Braintree even helped start http://www.portabilitystandard.org/ to help standardize the migration process.
That said, Google Checkout didn't do much in the way of recurring billing. The FAQ says it never made it out of beta. The vast majority of merchants appeared to just be selling the old fashioned way.
Your comment helps all those who depend on Google Checkout subscriptions.
All of our payments come through either Google Checkout or PayPal. And some people really hate PayPal, so we will be looking for alternatives (Amazon Payments springs to mind).
I could see the writing on the wall for Google Checkout a couple years back, though. They failed to add any new features in recent times in order to try to match PayPal. The reporting was weak. E-mail notifications didn't always work right. Declined charges were a hassle. E-mail payment requests couldn't be formatted and were too short. Those were my main complaints, I'm sure there were many more problems faced by people who had different requirements.
Checkout had huge potential to integrate into Google's other services. For example, it let Google see directly who the best and most reliable merchants were. In fact, I believe you can still have Adwords show stars on your text ad based upon Checkout customer feedback.
Another useful integration is with Analytics. They did attempt some information sharing there. Tying Analytics directly to sales information is fantastic, and I wish they had made them work together better.
We've had more declined transactions on Google Checkout than PayPal + GoCardless put together.
Sorry you haven't gotten one yet! I just sent an invite your way.
I'm definitely switching to stripe when it comes to the UK.
They looked good a year or two ago, and we did consider using them. They were certainly a better prospect than old school card payments where you had to apply for multiple services, make back room deals to get good fees, and all that nonsense. However, to start the application process with Braintree, it seemed you would still be faced with a lot of form-filling, followed by multi-week delays to get approval (or not), and on top of that the fees were unclear but didn't look competitive in most cases.
More recently, the likes of GoCardless and Stripe have become serious players on the UK scene, and both seem to be working on expansions further into Europe as well. They have all the same obvious benefits that Braintree offered: a single company to deal with, staffed by human beings rather than robots, reasonable APIs. But they also offer much faster sign-up and reasonable, transparent fees.
At this point, to be brutally honest, the likes of Braintree are simply outclassed. Unless anything very surprising happens, I expect the payments market for UK and probably European small businesses and start-ups to be completely dominated by GoCardless and Stripe within 2-3 years. Unless you're big enough to approach the old school players with enough leverage to get favourable terms, it's hard to see why you'd look any further if these are options, and I think both GoCardless and Stripe will do well because they're different enough not to be in direct competition but similar enough to keep each other honest.
Imagine the bank that you use for your business transactions, especially recurring billing, to one day walk in and say: so sorry, you won't be able to process your old payments any more, but here is a new and shiny service that we think is better that you'll have to use from now on.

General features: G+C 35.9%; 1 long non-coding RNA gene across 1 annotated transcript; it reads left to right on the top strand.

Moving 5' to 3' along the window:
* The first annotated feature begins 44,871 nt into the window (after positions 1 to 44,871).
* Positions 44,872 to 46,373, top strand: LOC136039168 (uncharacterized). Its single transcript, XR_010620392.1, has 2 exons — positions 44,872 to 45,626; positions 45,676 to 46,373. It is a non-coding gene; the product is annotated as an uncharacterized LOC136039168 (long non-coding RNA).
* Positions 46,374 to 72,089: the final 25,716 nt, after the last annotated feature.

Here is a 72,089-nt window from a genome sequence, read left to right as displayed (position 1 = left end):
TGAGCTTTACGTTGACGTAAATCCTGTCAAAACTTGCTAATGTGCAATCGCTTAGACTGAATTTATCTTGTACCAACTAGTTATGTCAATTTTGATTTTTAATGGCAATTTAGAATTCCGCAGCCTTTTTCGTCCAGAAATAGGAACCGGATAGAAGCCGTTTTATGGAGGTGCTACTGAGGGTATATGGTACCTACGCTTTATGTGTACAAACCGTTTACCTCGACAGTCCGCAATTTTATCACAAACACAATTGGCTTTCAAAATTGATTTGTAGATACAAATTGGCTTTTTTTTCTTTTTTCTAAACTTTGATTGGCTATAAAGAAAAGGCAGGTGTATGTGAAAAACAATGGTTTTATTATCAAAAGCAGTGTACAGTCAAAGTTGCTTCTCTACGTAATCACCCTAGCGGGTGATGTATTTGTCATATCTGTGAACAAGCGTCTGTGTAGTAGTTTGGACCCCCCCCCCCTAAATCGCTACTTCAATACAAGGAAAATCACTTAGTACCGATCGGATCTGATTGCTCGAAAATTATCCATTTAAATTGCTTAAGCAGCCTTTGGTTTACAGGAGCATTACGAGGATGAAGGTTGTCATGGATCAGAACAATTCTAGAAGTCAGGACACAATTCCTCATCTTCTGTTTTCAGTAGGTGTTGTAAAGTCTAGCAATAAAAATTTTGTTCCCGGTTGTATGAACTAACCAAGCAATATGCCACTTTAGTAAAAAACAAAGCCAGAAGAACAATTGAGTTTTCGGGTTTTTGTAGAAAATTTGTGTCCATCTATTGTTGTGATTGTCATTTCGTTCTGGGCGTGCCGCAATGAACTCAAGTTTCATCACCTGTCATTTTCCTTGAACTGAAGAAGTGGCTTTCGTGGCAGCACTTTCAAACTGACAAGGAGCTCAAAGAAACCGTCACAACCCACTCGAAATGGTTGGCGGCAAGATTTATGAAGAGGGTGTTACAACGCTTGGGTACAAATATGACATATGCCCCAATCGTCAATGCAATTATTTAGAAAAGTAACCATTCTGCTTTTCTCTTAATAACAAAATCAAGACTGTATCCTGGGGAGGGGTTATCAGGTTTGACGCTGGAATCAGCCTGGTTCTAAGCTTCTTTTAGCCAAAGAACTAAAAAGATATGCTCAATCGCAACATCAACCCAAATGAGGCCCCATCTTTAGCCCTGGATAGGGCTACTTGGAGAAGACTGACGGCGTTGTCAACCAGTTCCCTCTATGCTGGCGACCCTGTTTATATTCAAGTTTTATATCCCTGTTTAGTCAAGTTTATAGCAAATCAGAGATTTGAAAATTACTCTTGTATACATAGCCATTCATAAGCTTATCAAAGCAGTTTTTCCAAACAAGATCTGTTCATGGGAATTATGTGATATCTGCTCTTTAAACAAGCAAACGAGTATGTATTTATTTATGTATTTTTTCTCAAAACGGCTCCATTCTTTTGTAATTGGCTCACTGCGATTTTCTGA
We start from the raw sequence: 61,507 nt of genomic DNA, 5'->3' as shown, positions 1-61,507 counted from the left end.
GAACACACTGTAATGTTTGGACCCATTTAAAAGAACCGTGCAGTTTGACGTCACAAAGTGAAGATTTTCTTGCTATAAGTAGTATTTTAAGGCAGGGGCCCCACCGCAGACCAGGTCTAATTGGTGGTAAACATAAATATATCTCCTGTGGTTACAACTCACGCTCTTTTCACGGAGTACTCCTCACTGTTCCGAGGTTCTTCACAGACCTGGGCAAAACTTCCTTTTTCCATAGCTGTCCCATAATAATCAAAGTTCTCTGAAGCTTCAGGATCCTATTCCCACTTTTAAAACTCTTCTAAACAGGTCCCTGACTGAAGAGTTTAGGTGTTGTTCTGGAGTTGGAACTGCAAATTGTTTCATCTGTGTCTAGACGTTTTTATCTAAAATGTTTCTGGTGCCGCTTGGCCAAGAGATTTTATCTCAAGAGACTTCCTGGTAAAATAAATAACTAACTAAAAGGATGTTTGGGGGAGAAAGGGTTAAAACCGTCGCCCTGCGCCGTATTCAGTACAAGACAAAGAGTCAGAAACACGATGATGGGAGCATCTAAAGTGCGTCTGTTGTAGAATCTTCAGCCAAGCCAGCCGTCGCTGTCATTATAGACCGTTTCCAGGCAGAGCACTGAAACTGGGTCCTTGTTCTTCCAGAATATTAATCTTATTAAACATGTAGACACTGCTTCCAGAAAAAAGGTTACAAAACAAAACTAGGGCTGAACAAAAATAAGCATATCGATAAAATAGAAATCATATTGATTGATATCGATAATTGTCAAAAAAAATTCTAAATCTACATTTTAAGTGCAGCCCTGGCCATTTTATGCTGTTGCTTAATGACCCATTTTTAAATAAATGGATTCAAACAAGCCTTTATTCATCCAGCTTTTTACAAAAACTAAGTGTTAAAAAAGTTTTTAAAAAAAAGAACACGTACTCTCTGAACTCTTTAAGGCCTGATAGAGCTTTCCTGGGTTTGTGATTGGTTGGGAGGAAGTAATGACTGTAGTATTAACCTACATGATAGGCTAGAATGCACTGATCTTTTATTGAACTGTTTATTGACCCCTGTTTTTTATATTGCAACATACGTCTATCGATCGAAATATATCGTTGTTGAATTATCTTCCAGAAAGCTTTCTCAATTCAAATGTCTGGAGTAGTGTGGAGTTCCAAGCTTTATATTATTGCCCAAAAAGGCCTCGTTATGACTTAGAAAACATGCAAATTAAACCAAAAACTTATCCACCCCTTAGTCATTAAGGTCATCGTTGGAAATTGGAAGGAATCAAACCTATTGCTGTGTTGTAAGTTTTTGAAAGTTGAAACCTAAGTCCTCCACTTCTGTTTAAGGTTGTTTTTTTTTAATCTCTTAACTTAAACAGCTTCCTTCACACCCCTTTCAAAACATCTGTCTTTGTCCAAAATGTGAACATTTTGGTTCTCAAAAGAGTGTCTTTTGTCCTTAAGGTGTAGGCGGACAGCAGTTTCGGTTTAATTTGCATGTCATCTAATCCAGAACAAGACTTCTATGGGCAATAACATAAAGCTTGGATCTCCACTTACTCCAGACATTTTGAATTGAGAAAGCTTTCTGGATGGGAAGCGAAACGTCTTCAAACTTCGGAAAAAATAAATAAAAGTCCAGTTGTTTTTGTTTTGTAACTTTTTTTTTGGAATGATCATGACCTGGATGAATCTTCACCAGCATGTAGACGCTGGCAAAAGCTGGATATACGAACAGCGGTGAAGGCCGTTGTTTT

Never mind the integration overhead, possible loss of business, customer service issues and all the other headaches that can come from a thing like this.
I'm scared just to change bank accounts given how far those bits of information have propagated, losing a billing platform is a nightmare for businesses that rely on it.
Why would anyone switch to another service by the same provider that just chose to shut you down or that chose to saddle you up with a bunch of overhead on this years calendar?
Google partnering with braintree, shopify and freshbooks is the saving grace here.
In payment systems only two things matter: fraud control and continuity. Google excels at the first, drops the ball on the second.
I checked out amazon's offer again and will likely add them as a replacement. They have a lot of existing customers, the charge is reasonable, and I will be able to integrate it in a fairly painless manner.
Beside, I think Google is investing the proper resources in building Waller to be a formidable product against Paypal, Amazon, and other 3rd Party checkouts.
Side Note: For the Google Checkout devs that read this, I'm sorry for what I did (Michael Largent).
Time to move to stripe.
It seems like Stripe would have been a natural choice. Anyone know anything about the vetting process and want to comment? It would be interesting if there was a hangup or concern that led to the decision.
With Checkout, Google is a credit card processor.
With Wallet, Google isn't a credit card processor, they are partnered with Bankcorp Bank who is issuing virtual cards which are funded either by transferring funds from the users bank account or by charging credit cards.
The "Gmail money" thing is a Google Wallet feature, as Google Wallet doesn't include credit card processing on the merchant side, I suspect that for things where Google is, effectively, the "merchant" (like sending money through Gmail), they are paying a third party for processing services.
* Shutting down payment processing which was a pretty fundamental part of the offering
* they're requiring you to reapply to get an instant buy account
* They're killing off the APIs
It's not a transition if you lose a core feature, don't transition the accounts in any meaningful way, and have to implement a new system - at that point it's about like switching to PayPal (except you get to keep payment processing if you switch).
The largest files I have to test area 40MB PDF and 35MB Epub, which worked. I tried a 100MB iso renamed to pdf, but it seemed to detect the right mime type and excluded it
With enough sites on board Google would probably have been in quite good position in trying to figure out if the user is really going to make the purchase or not. If user is likely to purchase, then show him "pay per purchase" ads otherwise just regular "pay per click".
I really hope so, not being able to sell in the Play Store/Chrome Web Store is something we've been looking for a while.
To add an insult to injury, Google uses Doublespeak, so now we have to guess about what's really going to happen.
I used it to buy the latest Humble Bundle.